Flight Blog


What is the flying public willing to pay for on an airline flight? An airport shuttle company asked that question of 360 people. Here are the top five things people would pay for:

  • 48 percent: Leg room
  • 33 percent: WiFi accessibility
  • 30 percent: Designed child-free area
  • 21 percent: In-flight meals
  • 13 percent: Aisle seats

See the rest of the survey here.



Airline news has been kind of slow lately, but something popped up yesterday that's definitely worth a mention...

Image of Allegiant airplaneOur friends at Allegiant are getting some new airplanes — not brand new, but new to the Allegiant fleet. Allegiant is our low cost carrier that provides our service to Los Angeles, Phoenix/Mesa, Las Vegas, Orlando, and Tampa/St. Pete. For years the airline has flown only one kind of airplane: McDonnell Douglas MD-80s. In the past couple of years the airline latched on to several Boeing 757s. They're mostly used on Allegiant's routes to Hawaii.

Yesterday the airline announced that it's adding 19 Airbus A319 aircraft to its fleet (an A319 is shown in the photo). This is very interesting  — mainly because A319s can do things that an MD-80 can't. As investment firm Sterne Agee noted, "The planes have significantly longer range than MD-80s and can use more difficult airports which should allow them to grow their network." Indeed. Depending on variables, the A319 can fly more than twice as far as an MD-80. Why is that interesting? Well, let's look at it strictly from our point-of-view....

Springfield, Mo sits nearly smack-dab in the middle of the country. That makes it a very long haul from here to the West Coast, or to the upper East Coast. Keep this thought in mind as you read on...

Allegiant currently flies from here to Los Angeles using an MD-80. That's about 1400 miles. That's a long stretch for an MD-80 and close to the end of its range. The point I'm making here is that 1400 miles is about as far as Allegiant is going to fly from Springfield using an MD-80. So what happens when A319s get thrown into the fleet mix? It means that Allegiant has a lot more flexibility when it comes to how far it can fly — it gives the airline the ability to fly to more far flung vacation destinations.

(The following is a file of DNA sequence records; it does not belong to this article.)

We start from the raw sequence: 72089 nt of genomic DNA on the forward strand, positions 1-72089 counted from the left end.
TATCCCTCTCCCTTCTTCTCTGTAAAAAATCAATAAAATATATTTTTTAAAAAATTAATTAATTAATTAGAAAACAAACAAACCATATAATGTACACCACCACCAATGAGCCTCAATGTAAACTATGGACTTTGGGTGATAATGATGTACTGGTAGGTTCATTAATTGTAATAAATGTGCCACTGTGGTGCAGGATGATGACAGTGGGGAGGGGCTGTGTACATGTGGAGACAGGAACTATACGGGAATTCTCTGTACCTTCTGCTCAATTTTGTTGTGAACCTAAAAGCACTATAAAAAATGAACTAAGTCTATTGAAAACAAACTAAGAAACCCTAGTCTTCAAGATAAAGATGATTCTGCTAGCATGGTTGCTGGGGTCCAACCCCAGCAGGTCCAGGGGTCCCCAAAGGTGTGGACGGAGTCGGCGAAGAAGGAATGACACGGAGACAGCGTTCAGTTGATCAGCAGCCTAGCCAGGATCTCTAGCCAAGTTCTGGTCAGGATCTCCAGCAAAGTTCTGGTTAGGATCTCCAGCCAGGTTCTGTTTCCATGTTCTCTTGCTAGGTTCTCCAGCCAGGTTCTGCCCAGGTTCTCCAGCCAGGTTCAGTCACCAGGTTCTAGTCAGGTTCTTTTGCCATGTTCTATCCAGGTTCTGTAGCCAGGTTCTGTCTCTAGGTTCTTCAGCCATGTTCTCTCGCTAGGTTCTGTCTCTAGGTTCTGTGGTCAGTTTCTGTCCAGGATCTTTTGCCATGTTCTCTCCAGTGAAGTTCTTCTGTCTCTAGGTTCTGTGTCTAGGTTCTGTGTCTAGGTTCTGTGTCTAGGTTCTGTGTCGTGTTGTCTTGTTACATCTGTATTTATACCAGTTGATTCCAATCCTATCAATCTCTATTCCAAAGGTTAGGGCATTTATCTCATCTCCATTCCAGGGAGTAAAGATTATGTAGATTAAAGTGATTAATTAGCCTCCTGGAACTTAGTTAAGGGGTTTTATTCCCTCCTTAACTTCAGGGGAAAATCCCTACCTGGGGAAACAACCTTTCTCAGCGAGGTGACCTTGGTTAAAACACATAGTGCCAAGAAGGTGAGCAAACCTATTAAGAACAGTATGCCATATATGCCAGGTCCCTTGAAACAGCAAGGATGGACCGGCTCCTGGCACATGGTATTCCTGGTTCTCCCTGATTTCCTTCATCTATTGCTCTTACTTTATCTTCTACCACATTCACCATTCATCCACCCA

I'm not suggesting that Allegiant is about to add far flung destinations to Springfield's roster. I'm merely pointing out that the A319 broadens our horizons.



Have you heard the predictions that someday we'll wear clothes that have computers? And glasses. And wrist watches. And who knows what. Will we have to turn off all those things before a plane can take-off?

sony smart watch

That's the question posed by technology writer Nick Bilton, of the New York Times:

"Stacy K. Martin, president of the Transport Workers Union Local 556, which represents more than 10,000 flight attendants, knows these gadgets are coming, but is not sure what he and others will be able to do about them. “We’re not policemen. We’re not going to be able to get anything done if we have to ask people if they’re wearing sunglasses or computer glasses and if their watch is a computer,” Mr. Martin said. “My hope is that we will get some relief from the F.A.A., but I don’t expect them to step up and be prepared for these issues in a timely fashion. Technology is clearly 10 years ahead of the F.A.A.”"

Read the rest of the story here.


May 29 2012 Tag It Yourself BY sgf-adminTAGS Customer Service


Alaska Airlines now allows its customers at Seattle-Tacoma International Airport to tag their own bags. Other airlines may follow — excited? Does this make flying easier, or more painful?

Read the rest of the story here.


May 23 2012 Catch-all BY sgf-adminTAGS How the Airport Works, Southwest


This is the Wednesday morning catch-all...


Our April passenger numbers are in and the news is good: they’re up 6.4 percent compared to the same month last year. For the first four months of the year passenger numbers are up 9.1%. This is good news. Keep in mind that last year we were down 8.1%. Why such an improvement? Several factors are at work…

Last year the airlines cut capacity (the number of seats in the air) across the board; less capacity means lower operating costs. The cuts came in response to high fuel prices, and the continuing recession. The capacity cuts now appear to be over with. The economy has improved somewhat, particularly here in Southwest Missouri, where unemployment is now less than 7%. There’s an old rule of thumb in the airline industry: more employment means more people flying.

While the news is good we’re not jumping up and down. We’re cautiously optimistic.


Southwest Airlines will apparently get rid of the fleet of Boeing 717s it acquired when it bought out AirTran. The planes will be picked up by Delta Air Lines. At least that’s the plan. It’s a tentative deal that depends on the outcome of several factors, including ratification of a labor contract with Delta pilots.

Read more here, and here.


“The U.S. Transportation Security Administration wants to speed screening for as many as three in four travelers as it absorbs criticism for procedures that have led to pat-downs of children, seniors and members of Congress.”

That’s the lede in a story from Bloomberg News. Read the rest here.